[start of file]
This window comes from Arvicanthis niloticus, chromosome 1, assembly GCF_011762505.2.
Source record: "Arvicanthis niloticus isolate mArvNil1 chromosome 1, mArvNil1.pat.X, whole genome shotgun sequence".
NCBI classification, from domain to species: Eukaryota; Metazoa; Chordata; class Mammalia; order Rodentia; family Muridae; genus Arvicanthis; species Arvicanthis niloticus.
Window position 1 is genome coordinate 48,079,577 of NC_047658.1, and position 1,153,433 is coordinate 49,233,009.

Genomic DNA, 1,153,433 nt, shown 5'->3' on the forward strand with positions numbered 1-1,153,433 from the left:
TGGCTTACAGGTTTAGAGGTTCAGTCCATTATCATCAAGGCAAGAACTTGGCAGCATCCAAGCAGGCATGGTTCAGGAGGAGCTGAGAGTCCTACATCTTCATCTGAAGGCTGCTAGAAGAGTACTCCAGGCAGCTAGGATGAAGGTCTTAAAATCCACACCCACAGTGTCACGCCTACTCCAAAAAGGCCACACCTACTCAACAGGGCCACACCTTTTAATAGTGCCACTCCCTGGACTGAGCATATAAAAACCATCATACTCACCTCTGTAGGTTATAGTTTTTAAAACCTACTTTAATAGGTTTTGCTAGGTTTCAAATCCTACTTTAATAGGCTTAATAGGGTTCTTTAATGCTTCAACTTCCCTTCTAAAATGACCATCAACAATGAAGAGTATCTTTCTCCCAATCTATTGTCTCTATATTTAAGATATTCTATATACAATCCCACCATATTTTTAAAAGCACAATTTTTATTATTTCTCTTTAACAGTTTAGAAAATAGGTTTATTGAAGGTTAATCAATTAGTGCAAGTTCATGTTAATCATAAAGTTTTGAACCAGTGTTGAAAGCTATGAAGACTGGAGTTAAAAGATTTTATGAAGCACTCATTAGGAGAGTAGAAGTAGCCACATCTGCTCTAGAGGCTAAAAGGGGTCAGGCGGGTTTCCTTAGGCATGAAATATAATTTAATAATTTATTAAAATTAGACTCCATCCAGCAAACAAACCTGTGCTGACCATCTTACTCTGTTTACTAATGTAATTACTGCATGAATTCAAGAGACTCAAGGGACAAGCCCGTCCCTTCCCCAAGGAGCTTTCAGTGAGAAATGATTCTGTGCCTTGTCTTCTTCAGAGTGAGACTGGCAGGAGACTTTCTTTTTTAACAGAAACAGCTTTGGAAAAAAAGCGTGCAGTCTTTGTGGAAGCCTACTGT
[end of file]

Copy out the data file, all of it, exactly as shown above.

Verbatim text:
This window comes from Arvicanthis niloticus, chromosome 1, assembly GCF_011762505.2.
Source record: "Arvicanthis niloticus isolate mArvNil1 chromosome 1, mArvNil1.pat.X, whole genome shotgun sequence".
NCBI classification, from domain to species: Eukaryota; Metazoa; Chordata; class Mammalia; order Rodentia; family Muridae; genus Arvicanthis; species Arvicanthis niloticus.
Window position 1 is genome coordinate 48,079,577 of NC_047658.1, and position 1,153,433 is coordinate 49,233,009.

Genomic DNA, 1,153,433 nt, shown 5'->3' on the forward strand with positions numbered 1-1,153,433 from the left:
TGGCTTACAGGTTTAGAGGTTCAGTCCATTATCATCAAGGCAAGAACTTGGCAGCATCCAAGCAGGCATGGTTCAGGAGGAGCTGAGAGTCCTACATCTTCATCTGAAGGCTGCTAGAAGAGTACTCCAGGCAGCTAGGATGAAGGTCTTAAAATCCACACCCACAGTGTCACGCCTACTCCAAAAAGGCCACACCTACTCAACAGGGCCACACCTTTTAATAGTGCCACTCCCTGGACTGAGCATATAAAAACCATCATACTCACCTCTGTAGGTTATAGTTTTTAAAACCTACTTTAATAGGTTTTGCTAGGTTTCAAATCCTACTTTAATAGGCTTAATAGGGTTCTTTAATGCTTCAACTTCCCTTCTAAAATGACCATCAACAATGAAGAGTATCTTTCTCCCAATCTATTGTCTCTATATTTAAGATATTCTATATACAATCCCACCATATTTTTAAAAGCACAATTTTTATTATTTCTCTTTAACAGTTTAGAAAATAGGTTTATTGAAGGTTAATCAATTAGTGCAAGTTCATGTTAATCATAAAGTTTTGAACCAGTGTTGAAAGCTATGAAGACTGGAGTTAAAAGATTTTATGAAGCACTCATTAGGAGAGTAGAAGTAGCCACATCTGCTCTAGAGGCTAAAAGGGGTCAGGCGGGTTTCCTTAGGCATGAAATATAATTTAATAATTTATTAAAATTAGACTCCATCCAGCAAACAAACCTGTGCTGACCATCTTACTCTGTTTACTAATGTAATTACTGCATGAATTCAAGAGACTCAAGGGACAAGCCCGTCCCTTCCCCAAGGAGCTTTCAGTGAGAAATGATTCTGTGCCTTGTCTTCTTCAGAGTGAGACTGGCAGGAGACTTTCTTTTTTAACAGAAACAGCTTTGGAAAAAAAGCGTGCAGTCTTTGTGGAAGCCTACTGT